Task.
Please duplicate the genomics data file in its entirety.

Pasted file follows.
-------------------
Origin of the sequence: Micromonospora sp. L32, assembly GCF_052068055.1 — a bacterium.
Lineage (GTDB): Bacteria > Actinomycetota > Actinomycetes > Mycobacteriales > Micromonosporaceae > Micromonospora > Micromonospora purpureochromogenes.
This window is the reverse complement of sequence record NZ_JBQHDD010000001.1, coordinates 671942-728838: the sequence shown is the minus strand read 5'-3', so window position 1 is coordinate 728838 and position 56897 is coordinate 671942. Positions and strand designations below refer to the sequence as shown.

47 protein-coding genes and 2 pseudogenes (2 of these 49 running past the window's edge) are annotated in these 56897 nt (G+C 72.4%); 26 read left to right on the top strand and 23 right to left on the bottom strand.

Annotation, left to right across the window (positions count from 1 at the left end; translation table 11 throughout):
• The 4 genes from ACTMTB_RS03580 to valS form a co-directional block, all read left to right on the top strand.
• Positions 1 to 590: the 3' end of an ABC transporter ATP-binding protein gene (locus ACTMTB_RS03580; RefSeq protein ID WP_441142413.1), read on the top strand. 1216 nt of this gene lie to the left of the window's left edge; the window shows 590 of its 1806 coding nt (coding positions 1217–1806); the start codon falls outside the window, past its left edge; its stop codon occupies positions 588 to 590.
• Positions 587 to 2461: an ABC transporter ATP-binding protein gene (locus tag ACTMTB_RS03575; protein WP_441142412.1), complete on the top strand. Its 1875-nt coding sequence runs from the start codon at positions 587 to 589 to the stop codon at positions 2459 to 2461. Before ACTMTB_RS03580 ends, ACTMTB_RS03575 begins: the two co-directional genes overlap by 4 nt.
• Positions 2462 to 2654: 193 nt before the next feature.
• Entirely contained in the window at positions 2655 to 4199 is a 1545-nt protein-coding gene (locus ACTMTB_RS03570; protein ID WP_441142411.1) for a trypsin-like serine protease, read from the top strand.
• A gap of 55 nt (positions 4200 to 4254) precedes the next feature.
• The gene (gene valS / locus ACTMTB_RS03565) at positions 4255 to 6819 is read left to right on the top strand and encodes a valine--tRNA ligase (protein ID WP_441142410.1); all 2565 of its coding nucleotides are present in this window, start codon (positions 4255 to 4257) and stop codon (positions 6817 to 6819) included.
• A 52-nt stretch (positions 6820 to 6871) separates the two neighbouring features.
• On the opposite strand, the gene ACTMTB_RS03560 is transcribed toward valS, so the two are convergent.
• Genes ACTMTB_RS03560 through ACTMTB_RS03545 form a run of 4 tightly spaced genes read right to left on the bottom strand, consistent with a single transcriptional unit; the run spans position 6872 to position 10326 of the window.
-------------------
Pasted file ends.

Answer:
Origin of the sequence: Micromonospora sp. L32, assembly GCF_052068055.1 — a bacterium.
Lineage (GTDB): Bacteria > Actinomycetota > Actinomycetes > Mycobacteriales > Micromonosporaceae > Micromonospora > Micromonospora purpureochromogenes.
This window is the reverse complement of sequence record NZ_JBQHDD010000001.1, coordinates 671942-728838: the sequence shown is the minus strand read 5'-3', so window position 1 is coordinate 728838 and position 56897 is coordinate 671942. Positions and strand designations below refer to the sequence as shown.

47 protein-coding genes and 2 pseudogenes (2 of these 49 running past the window's edge) are annotated in these 56897 nt (G+C 72.4%); 26 read left to right on the top strand and 23 right to left on the bottom strand.

Annotation, left to right across the window (positions count from 1 at the left end; translation table 11 throughout):
• The 4 genes from ACTMTB_RS03580 to valS form a co-directional block, all read left to right on the top strand.
• Positions 1 to 590: the 3' end of an ABC transporter ATP-binding protein gene (locus ACTMTB_RS03580; RefSeq protein ID WP_441142413.1), read on the top strand. 1216 nt of this gene lie to the left of the window's left edge; the window shows 590 of its 1806 coding nt (coding positions 1217–1806); the start codon falls outside the window, past its left edge; its stop codon occupies positions 588 to 590.
• Positions 587 to 2461: an ABC transporter ATP-binding protein gene (locus tag ACTMTB_RS03575; protein WP_441142412.1), complete on the top strand. Its 1875-nt coding sequence runs from the start codon at positions 587 to 589 to the stop codon at positions 2459 to 2461. Before ACTMTB_RS03580 ends, ACTMTB_RS03575 begins: the two co-directional genes overlap by 4 nt.
• Positions 2462 to 2654: 193 nt before the next feature.
• Entirely contained in the window at positions 2655 to 4199 is a 1545-nt protein-coding gene (locus ACTMTB_RS03570; protein ID WP_441142411.1) for a trypsin-like serine protease, read from the top strand.
• A gap of 55 nt (positions 4200 to 4254) precedes the next feature.
• The gene (gene valS / locus ACTMTB_RS03565) at positions 4255 to 6819 is read left to right on the top strand and encodes a valine--tRNA ligase (protein ID WP_441142410.1); all 2565 of its coding nucleotides are present in this window, start codon (positions 4255 to 4257) and stop codon (positions 6817 to 6819) included.
• A 52-nt stretch (positions 6820 to 6871) separates the two neighbouring features.
• On the opposite strand, the gene ACTMTB_RS03560 is transcribed toward valS, so the two are convergent.
• Genes ACTMTB_RS03560 through ACTMTB_RS03545 form a run of 4 tightly spaced genes read right to left on the bottom strand, consistent with a single transcriptional unit; the run spans position 6872 to position 10326 of the window.